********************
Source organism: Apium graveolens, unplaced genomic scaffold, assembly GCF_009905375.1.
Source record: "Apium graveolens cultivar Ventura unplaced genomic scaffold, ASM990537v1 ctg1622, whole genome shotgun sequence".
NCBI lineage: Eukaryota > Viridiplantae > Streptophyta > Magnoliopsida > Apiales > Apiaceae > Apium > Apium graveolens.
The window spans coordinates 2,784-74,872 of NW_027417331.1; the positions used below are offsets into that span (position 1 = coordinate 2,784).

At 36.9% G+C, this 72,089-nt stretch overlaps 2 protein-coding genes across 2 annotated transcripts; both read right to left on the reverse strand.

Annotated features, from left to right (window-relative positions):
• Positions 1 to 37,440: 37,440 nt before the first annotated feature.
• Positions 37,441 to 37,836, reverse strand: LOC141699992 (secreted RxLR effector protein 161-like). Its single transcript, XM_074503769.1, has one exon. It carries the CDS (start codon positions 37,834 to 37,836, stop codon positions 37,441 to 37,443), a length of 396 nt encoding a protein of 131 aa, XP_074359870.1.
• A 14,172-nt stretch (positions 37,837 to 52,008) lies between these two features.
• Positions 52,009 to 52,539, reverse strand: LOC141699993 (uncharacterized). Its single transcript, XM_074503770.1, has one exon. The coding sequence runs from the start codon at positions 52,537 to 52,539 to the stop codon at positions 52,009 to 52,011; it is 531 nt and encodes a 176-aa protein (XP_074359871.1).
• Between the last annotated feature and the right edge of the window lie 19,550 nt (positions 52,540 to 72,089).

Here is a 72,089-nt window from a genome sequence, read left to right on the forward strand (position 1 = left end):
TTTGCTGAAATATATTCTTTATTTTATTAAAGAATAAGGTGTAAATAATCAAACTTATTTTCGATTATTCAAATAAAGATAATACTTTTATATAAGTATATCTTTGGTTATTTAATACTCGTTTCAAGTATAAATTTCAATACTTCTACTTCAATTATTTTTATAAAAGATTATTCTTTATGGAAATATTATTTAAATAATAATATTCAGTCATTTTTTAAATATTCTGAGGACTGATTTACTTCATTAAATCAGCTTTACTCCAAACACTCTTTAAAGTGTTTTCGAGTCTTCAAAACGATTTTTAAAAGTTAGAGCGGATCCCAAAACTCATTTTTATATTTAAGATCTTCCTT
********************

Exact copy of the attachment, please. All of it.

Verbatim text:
Source organism: Apium graveolens, unplaced genomic scaffold, assembly GCF_009905375.1.
Source record: "Apium graveolens cultivar Ventura unplaced genomic scaffold, ASM990537v1 ctg1622, whole genome shotgun sequence".
NCBI lineage: Eukaryota > Viridiplantae > Streptophyta > Magnoliopsida > Apiales > Apiaceae > Apium > Apium graveolens.
The window spans coordinates 2,784-74,872 of NW_027417331.1; the positions used below are offsets into that span (position 1 = coordinate 2,784).

At 36.9% G+C, this 72,089-nt stretch overlaps 2 protein-coding genes across 2 annotated transcripts; both read right to left on the reverse strand.

Annotated features, from left to right (window-relative positions):
• Positions 1 to 37,440: 37,440 nt before the first annotated feature.
• Positions 37,441 to 37,836, reverse strand: LOC141699992 (secreted RxLR effector protein 161-like). Its single transcript, XM_074503769.1, has one exon. It carries the CDS (start codon positions 37,834 to 37,836, stop codon positions 37,441 to 37,443), a length of 396 nt encoding a protein of 131 aa, XP_074359870.1.
• A 14,172-nt stretch (positions 37,837 to 52,008) lies between these two features.
• Positions 52,009 to 52,539, reverse strand: LOC141699993 (uncharacterized). Its single transcript, XM_074503770.1, has one exon. The coding sequence runs from the start codon at positions 52,537 to 52,539 to the stop codon at positions 52,009 to 52,011; it is 531 nt and encodes a 176-aa protein (XP_074359871.1).
• Between the last annotated feature and the right edge of the window lie 19,550 nt (positions 52,540 to 72,089).

Here is a 72,089-nt window from a genome sequence, read left to right on the forward strand (position 1 = left end):
TTTGCTGAAATATATTCTTTATTTTATTAAAGAATAAGGTGTAAATAATCAAACTTATTTTCGATTATTCAAATAAAGATAATACTTTTATATAAGTATATCTTTGGTTATTTAATACTCGTTTCAAGTATAAATTTCAATACTTCTACTTCAATTATTTTTATAAAAGATTATTCTTTATGGAAATATTATTTAAATAATAATATTCAGTCATTTTTTAAATATTCTGAGGACTGATTTACTTCATTAAATCAGCTTTACTCCAAACACTCTTTAAAGTGTTTTCGAGTCTTCAAAACGATTTTTAAAAGTTAGAGCGGATCCCAAAACTCATTTTTATATTTAAGATCTTCCTT